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June 1983

Transient Global Amnesia and the Law

Author Affiliations

238A Augustus St Cornwall, Ontario Canada K6J 3W3

Arch Neurol. 1983;40(6):393. doi:10.1001/archneur.1983.04050060093028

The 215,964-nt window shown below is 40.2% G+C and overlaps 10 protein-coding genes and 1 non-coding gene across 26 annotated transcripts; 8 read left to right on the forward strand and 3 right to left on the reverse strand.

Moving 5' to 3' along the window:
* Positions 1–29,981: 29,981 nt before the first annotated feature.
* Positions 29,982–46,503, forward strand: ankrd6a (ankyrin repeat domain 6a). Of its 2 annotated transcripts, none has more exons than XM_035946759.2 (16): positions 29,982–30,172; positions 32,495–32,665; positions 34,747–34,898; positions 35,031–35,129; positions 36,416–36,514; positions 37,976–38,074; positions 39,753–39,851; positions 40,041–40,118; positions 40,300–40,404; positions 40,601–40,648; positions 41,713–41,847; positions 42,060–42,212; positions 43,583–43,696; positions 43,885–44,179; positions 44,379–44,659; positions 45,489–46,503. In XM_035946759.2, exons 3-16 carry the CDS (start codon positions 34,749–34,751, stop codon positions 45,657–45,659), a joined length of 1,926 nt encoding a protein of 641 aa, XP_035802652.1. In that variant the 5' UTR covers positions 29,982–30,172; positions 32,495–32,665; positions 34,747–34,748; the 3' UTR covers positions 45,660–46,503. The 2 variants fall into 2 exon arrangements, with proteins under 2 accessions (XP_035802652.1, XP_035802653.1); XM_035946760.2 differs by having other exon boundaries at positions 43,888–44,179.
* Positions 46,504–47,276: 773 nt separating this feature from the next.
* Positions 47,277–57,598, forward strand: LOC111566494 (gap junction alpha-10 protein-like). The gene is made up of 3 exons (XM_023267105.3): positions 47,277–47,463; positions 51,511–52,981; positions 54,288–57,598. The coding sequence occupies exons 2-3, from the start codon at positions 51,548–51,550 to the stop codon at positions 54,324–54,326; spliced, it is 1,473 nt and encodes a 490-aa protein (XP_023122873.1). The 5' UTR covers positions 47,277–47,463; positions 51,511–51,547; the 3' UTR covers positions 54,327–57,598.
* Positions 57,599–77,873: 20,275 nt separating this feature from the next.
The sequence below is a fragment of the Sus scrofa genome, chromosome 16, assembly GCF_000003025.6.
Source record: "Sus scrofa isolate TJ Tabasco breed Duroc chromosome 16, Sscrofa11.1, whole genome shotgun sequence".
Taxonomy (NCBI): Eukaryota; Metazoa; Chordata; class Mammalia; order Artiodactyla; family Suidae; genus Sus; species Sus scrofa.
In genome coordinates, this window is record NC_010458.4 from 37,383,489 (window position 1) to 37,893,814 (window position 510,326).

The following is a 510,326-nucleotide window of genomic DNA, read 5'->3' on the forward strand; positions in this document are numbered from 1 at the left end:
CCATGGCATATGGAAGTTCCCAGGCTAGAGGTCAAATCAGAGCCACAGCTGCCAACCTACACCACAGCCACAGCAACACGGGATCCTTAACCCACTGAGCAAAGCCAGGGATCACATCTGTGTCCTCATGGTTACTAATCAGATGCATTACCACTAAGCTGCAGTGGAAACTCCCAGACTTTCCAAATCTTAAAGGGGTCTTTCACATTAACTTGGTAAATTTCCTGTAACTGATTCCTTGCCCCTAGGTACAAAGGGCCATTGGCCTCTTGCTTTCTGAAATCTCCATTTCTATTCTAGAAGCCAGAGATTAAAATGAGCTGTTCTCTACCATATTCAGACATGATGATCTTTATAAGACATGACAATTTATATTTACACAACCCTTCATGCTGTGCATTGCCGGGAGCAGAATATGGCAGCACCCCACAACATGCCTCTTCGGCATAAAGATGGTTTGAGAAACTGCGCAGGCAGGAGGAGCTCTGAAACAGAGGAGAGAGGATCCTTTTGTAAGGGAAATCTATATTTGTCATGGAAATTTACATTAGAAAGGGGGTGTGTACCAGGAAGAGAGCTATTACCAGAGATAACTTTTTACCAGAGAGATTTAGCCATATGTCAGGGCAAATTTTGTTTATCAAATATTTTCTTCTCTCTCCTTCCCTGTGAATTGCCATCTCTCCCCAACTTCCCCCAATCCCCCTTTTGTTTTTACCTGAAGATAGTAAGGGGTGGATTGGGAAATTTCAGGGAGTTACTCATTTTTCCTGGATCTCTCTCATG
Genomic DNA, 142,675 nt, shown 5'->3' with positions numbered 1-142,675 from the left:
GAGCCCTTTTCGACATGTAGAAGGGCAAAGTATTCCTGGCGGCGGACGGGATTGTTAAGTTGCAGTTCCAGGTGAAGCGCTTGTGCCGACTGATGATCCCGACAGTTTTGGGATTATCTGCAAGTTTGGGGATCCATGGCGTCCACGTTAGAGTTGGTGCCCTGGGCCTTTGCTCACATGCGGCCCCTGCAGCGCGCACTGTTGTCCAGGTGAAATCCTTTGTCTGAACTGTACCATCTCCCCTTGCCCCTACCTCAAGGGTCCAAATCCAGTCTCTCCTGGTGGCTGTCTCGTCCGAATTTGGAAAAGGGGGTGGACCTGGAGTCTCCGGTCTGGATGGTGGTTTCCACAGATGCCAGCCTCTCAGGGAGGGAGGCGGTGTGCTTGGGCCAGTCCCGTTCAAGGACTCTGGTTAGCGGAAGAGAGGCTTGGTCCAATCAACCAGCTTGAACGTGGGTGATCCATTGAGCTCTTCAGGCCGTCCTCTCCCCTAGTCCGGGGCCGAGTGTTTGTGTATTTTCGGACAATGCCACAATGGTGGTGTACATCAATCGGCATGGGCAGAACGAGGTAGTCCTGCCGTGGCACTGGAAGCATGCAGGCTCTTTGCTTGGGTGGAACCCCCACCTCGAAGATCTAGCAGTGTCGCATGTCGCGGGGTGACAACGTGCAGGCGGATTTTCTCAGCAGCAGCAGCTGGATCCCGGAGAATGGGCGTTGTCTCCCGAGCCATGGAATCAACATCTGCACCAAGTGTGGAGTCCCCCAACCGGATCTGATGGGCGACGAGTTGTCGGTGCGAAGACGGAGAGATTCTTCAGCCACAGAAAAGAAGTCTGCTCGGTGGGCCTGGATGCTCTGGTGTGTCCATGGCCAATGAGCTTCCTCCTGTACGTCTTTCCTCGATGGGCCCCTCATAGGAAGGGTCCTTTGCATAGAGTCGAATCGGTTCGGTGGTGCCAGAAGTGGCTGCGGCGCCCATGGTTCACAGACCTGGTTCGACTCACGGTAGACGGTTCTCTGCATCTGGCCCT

To the Editor.  —I am sure many of my colleagues find the meticulous description of patient histories and phenomena by C. Miller Fisher as educational and informative as I do. I was hoping to find some reference to possible legal implications of transient global amnesia (TGA) in his recent article on the subject (Archives 1982;39:605-608). From time to time, neurologists are requested to provide information to lawyers and to give evidence as expert witnesses at court proceedings. Not infrequently, persons charged with some illegal activity claim amnesia for it. It is conceivable that some of them had episodes of TGA. Much has been written about TGA over the years, and it is surprising that, to my knowledge, no one has addressed even the possibility that rules and laws might be broken during an episode. The pathophysiologic basis for TGA is a temporary functional separation of the areas of the brain

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